Saito N, Okada Y, Noda Y, Kinoshita Y, Kondo S, Hirokawa N: KIFC2 is a novel neuron-specific C-terminal type kinesin superfamily motor for dendritic transport of multivesicular body-like organelles. Neuron. 1997, 18 (3): 425-438. 10.1016/S0896-6273(00)81243-X.
Kennedy MB: The postsynaptic density at glutamatergic synapses. Trends Neurosci. 1997, 20 (6): 264-268. 10.1016/S0166-2236(96)01033-8.
Mok H, Shin H, Kim S, Lee JR, Yoon J, Kim E: Association of the kinesin superfamily motor protein KIF1Balpha with postsynaptic density-95 (PSD-95), synapse-associated protein-97, and synaptic scaffolding molecule PSD-95/discs large/zona occludens-1 proteins. J Neurosci. 2002, 22 (13): 5253-5258.
O'Shea KS, Dixit VM: Unique distribution of the extracellular matrix component thrombospondin in the developing mouse embryo. J Cell Biol. 1988, 107 (6 Pt 2): 2737-2748. 10.1083/jcb.107.6.2737.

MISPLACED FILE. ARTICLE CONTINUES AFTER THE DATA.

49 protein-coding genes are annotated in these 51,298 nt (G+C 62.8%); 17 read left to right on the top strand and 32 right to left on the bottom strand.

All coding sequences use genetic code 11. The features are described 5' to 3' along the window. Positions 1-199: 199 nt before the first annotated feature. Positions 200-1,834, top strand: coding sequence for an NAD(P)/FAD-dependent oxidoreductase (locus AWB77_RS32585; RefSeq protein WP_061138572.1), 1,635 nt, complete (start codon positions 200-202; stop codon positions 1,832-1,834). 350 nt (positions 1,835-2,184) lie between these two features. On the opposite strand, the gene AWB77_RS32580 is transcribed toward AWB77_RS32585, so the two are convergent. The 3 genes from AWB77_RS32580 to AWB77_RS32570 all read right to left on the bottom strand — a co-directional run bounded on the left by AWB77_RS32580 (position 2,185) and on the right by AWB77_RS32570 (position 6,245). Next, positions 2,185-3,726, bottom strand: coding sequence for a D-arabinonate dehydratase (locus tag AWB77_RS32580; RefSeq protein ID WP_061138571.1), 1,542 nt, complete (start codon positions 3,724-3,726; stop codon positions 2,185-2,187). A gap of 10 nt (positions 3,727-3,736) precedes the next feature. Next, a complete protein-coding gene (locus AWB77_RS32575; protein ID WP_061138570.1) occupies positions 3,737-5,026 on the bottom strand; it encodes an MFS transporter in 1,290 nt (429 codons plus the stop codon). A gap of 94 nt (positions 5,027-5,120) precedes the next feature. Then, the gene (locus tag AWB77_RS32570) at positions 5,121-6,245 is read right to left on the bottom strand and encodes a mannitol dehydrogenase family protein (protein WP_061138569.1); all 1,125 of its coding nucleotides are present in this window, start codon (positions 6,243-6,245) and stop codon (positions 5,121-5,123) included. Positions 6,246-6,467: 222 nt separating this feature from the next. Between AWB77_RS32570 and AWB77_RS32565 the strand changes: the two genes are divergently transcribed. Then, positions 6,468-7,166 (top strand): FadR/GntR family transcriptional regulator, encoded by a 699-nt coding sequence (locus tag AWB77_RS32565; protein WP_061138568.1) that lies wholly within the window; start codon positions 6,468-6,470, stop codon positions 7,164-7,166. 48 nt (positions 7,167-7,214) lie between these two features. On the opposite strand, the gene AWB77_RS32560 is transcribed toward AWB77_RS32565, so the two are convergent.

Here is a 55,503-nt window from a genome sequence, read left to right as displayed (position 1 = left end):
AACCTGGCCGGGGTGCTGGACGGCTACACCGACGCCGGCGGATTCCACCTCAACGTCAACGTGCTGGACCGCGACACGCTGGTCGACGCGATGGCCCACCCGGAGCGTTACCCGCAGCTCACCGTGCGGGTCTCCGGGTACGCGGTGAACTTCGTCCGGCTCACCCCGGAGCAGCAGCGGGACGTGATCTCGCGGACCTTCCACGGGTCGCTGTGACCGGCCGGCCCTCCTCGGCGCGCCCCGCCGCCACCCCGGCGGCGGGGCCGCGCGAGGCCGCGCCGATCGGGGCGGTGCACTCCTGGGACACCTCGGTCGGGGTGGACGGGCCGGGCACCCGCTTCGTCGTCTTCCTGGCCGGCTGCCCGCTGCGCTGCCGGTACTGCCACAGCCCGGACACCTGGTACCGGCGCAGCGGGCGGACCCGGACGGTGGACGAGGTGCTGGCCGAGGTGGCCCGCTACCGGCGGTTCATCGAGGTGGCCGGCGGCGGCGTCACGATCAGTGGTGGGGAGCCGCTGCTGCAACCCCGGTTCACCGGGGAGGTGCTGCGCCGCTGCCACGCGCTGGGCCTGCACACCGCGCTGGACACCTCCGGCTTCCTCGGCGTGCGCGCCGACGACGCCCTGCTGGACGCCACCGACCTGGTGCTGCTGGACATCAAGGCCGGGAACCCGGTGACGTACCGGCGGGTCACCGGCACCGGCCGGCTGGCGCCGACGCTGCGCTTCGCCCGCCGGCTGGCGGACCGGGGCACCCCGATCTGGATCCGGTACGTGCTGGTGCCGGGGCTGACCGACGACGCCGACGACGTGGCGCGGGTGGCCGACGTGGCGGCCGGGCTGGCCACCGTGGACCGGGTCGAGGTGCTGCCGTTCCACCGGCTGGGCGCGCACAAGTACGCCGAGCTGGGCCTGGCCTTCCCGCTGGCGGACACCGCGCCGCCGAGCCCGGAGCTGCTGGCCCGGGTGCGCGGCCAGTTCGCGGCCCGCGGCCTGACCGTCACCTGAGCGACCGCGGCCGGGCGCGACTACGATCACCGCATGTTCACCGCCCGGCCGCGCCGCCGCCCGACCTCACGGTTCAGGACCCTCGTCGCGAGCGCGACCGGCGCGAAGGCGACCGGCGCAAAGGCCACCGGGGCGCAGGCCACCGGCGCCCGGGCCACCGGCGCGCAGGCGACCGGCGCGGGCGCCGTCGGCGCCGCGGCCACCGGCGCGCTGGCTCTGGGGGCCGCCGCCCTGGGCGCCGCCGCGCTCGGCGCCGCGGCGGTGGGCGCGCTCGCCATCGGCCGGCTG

O'Shea KS, Rheinheimer JS, Dixit VM: Deposition and role of thrombospondin in the histogenesis of the cerebellar cortex. J Cell Biol. 1990, 110 (4): 1275-1283. 10.1083/jcb.110.4.1275.
Lawler J, Duquette M, Whittaker CA, Adams JC, McHenry K, DeSimone DW: Identification and characterization of thrombospondin-4, a new member of the thrombospondin gene family. J Cell Biol. 1993, 120 (4): 1059-1067. 10.1083/jcb.120.4.1059.
Qabar AN, Lin Z, Wolf FW, O'Shea KS, Lawler J, Dixit VM: Thrombospondin 3 is a developmentally regulated heparin binding protein. J Biol Chem. 1994, 269 (2): 1262-1269.
Kyriakides TR, Zhu YH, Yang Z, Bornstein P: The distribution of the matricellular protein thrombospondin 2 in tissues of embryonic and adult mice. J Histochem Cytochem. 1998, 46 (9): 1007-1015.
Gerlitz G, Darhin E, Giorgio G, Franco B, Reiner O: Novel functional features of the Lis-H domain: role in protein dimerization, half-life and cellular localization. Cell Cycle. 2005, 4 (11): 1632-1640.
Fehr S, Ivell R, Koll R, Schams D, Fields M, Richter D: Expression of the oxytocin gene in the large cells of the bovine corpus luteum. FEBS Lett. 1987, 210 (1): 45-50. 10.1016/0014-5793(87)81295-4.